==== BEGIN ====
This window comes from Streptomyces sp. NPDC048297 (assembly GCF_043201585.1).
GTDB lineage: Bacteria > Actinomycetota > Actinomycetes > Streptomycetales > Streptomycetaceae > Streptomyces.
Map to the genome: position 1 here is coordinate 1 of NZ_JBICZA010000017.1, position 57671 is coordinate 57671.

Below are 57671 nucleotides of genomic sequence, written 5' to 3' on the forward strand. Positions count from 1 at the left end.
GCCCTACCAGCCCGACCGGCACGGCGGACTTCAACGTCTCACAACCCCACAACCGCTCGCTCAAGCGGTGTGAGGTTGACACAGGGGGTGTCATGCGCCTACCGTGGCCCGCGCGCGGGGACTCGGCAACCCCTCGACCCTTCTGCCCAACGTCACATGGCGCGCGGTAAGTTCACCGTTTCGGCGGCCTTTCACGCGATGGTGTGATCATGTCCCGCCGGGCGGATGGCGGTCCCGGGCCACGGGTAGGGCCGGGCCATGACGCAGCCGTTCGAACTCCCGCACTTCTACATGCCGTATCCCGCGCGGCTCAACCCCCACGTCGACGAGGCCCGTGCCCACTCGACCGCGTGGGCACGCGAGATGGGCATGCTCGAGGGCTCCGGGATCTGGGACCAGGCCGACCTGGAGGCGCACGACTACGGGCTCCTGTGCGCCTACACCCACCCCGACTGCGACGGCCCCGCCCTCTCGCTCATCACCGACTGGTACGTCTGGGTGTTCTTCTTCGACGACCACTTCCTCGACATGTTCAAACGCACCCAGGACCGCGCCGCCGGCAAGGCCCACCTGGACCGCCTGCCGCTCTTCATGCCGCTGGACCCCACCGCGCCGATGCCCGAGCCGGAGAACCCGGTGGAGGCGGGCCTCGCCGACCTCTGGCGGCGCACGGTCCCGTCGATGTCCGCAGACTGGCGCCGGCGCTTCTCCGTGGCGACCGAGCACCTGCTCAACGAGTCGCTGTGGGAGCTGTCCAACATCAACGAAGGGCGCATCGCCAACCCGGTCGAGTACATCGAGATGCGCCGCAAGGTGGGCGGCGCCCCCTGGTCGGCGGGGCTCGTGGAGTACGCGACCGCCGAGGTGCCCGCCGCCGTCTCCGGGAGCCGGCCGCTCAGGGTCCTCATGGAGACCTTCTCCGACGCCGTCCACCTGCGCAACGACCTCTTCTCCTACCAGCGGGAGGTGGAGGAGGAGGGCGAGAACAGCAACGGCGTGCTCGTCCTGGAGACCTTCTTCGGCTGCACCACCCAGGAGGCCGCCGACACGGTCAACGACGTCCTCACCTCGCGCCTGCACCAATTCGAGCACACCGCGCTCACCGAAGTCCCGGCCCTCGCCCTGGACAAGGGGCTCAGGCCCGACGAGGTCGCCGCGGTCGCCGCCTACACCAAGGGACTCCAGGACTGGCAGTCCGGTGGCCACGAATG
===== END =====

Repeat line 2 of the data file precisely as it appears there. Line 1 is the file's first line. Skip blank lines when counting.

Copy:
GTDB lineage: Bacteria > Actinomycetota > Actinomycetes > Streptomycetales > Streptomycetaceae > Streptomyces.